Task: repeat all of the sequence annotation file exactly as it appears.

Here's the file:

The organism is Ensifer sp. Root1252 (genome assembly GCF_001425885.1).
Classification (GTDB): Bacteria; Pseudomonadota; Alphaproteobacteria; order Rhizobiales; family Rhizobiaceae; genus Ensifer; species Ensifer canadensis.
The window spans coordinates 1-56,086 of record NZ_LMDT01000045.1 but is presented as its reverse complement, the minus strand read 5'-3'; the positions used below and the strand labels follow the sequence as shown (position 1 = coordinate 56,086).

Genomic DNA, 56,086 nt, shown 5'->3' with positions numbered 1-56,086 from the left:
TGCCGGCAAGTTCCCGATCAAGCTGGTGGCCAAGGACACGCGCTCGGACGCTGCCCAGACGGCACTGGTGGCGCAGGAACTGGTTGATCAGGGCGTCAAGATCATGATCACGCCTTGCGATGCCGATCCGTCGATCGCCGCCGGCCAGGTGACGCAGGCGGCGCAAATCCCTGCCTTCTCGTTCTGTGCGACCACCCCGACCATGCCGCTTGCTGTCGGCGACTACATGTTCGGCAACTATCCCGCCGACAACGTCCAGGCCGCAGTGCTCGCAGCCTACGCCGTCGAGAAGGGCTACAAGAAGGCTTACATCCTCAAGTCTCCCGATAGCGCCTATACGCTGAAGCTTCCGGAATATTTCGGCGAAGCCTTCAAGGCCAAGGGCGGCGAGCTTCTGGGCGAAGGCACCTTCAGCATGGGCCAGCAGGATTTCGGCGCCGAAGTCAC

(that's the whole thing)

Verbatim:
The organism is Ensifer sp. Root1252 (genome assembly GCF_001425885.1).
Classification (GTDB): Bacteria; Pseudomonadota; Alphaproteobacteria; order Rhizobiales; family Rhizobiaceae; genus Ensifer; species Ensifer canadensis.
The window spans coordinates 1-56,086 of record NZ_LMDT01000045.1 but is presented as its reverse complement, the minus strand read 5'-3'; the positions used below and the strand labels follow the sequence as shown (position 1 = coordinate 56,086).

Genomic DNA, 56,086 nt, shown 5'->3' with positions numbered 1-56,086 from the left:
TGCCGGCAAGTTCCCGATCAAGCTGGTGGCCAAGGACACGCGCTCGGACGCTGCCCAGACGGCACTGGTGGCGCAGGAACTGGTTGATCAGGGCGTCAAGATCATGATCACGCCTTGCGATGCCGATCCGTCGATCGCCGCCGGCCAGGTGACGCAGGCGGCGCAAATCCCTGCCTTCTCGTTCTGTGCGACCACCCCGACCATGCCGCTTGCTGTCGGCGACTACATGTTCGGCAACTATCCCGCCGACAACGTCCAGGCCGCAGTGCTCGCAGCCTACGCCGTCGAGAAGGGCTACAAGAAGGCTTACATCCTCAAGTCTCCCGATAGCGCCTATACGCTGAAGCTTCCGGAATATTTCGGCGAAGCCTTCAAGGCCAAGGGCGGCGAGCTTCTGGGCGAAGGCACCTTCAGCATGGGCCAGCAGGATTTCGGCGCCGAAGTCAC